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I hope you've enjoyed reading "KILLER FUN WITH A SERIOUS SIDE OF BRAAAAINZ!!!" If you'd like more commentary about the zombie apocalypse, please leave a comment. For more about Infected: Hacked Files from the GAMELAND Archives and the epic cyberpunk thriller horror series GAMELAND, to which it is a companion book, please visit my website.

If you'd like to receive updates about my books, including announcements about new releases, special (and exclusive) pricing events and giveaways, signings and appearances, then subscribe to my ~monthly newsletter Tanpepper Tidings.

Thursday, April 4, 2013

Zombies: No Monster More Malleable

Welcome to Part Four of


 a "newspaper article published in the Edgemont Daily Register"
(an excerpt from):

Killer Fun with a Serious Side of Braaaainz!!!

Team Daryl! Or "Aren't Zombies Supposed to Scare the Living hell out of Us?

Modern Magic and Science in our Popular Zombie Culture

No Monster More Malleable

Without a strict lore to define and restrict the zombie monster (unlike so many other monsters familiar in our literature), the undead can be whatever we want them to be, rise however we envision them rising and at a time we see fit, behave in manners consistent with our current world view of ourselves. To gain insight into a society’s psyche, one need look no farther than its zombie literature. This was true when the first “zombie vampires” were envisioned in China, and it’s true now.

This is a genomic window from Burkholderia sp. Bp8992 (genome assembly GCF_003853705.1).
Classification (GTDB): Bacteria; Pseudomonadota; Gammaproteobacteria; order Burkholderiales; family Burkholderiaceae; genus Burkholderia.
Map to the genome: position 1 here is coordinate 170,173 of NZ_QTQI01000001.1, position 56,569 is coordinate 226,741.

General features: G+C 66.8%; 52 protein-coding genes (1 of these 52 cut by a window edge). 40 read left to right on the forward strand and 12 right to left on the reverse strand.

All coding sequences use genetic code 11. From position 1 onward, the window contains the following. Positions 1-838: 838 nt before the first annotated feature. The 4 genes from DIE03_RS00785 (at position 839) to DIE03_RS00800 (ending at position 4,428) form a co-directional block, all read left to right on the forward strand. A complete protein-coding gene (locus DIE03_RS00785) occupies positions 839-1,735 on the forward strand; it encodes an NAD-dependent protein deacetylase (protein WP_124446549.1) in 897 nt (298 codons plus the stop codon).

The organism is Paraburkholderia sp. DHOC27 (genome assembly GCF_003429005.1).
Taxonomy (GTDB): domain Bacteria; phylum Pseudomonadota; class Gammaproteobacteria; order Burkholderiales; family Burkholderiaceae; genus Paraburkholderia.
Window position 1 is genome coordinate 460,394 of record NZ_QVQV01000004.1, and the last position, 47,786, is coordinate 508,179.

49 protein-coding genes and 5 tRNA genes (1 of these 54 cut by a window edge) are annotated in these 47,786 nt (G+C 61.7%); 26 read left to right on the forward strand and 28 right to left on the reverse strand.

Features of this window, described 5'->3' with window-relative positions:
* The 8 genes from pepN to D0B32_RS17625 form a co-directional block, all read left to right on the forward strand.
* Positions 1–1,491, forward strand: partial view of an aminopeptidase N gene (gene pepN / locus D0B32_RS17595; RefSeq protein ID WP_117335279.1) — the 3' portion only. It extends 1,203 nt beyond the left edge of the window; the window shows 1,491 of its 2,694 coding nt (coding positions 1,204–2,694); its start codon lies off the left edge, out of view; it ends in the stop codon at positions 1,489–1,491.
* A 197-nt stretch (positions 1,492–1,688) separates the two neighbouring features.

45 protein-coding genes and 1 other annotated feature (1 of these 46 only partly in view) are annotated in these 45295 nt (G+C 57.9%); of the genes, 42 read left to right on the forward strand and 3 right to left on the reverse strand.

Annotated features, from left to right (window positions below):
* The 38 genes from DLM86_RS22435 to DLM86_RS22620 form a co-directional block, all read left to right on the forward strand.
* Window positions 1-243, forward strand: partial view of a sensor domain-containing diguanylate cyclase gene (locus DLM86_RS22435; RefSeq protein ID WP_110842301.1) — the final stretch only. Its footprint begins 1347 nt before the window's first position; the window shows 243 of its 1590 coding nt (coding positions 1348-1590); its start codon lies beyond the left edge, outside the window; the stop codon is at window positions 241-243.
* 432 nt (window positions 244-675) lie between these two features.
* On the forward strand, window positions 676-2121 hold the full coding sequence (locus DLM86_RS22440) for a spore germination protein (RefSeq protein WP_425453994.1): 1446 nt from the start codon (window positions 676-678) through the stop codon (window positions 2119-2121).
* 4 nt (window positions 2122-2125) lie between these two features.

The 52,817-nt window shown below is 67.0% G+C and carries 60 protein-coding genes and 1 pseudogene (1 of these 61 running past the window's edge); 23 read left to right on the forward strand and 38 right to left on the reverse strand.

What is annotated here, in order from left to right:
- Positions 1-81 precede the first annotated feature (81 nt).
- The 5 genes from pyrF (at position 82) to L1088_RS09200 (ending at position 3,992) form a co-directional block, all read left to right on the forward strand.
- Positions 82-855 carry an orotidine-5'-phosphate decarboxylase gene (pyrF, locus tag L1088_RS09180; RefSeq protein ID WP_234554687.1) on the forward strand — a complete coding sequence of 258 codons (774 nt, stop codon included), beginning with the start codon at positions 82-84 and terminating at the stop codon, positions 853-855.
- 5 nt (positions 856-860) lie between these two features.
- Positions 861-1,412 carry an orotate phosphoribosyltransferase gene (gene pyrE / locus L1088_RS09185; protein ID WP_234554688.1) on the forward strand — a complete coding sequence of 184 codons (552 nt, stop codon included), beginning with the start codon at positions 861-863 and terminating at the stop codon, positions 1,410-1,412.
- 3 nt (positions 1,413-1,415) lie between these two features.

Even Seth Grahame-Smith’s modern pastiche of Jane Austen’s Gothic classic, Pride and Prejudice and Zombies, tells us a lot about ourselves in the early twenty-first century and the depths to which our cultural anxieties, and our denials, have reached. Although the story is set in Regency-era England, his characters are as relevant to us as they would have been then, if they were real: they are, remarkably it seems at first, not as terrified by the idea of a zombie apocalypse as we would think they should be; rather, they deal with the undead scourge with a strange sense of detachment. This suddenly makes when we consider that Austen’s aristocracy was beset by privileged excesses. The rich and privileged strived to remain as unaffected by the broader issues of the day as possible — war, riots, poverty — and thus seemed wholly out of touch with reality. For Darcy and Elizabeth, zombies were little more than plebian nuisances to be held at arm’s length. They represented the peasantry.

Grahame-Smith shows us how similar these attitudes are with our own aristocracy.

We laugh because we must

But for us, the commoners who cannot deny our terrifying global crises — financial, environmental, geopolitical, religious, socioeconomic — because we are impacted by them so personally and yet cannot envision a solution and end to them, we don’t have the luxury of remaining unaffected. We feel the impact of these problems so vitally. Is it any wonder that we have become so pessimistic, that our outlook on the world and our part in it has darkened so?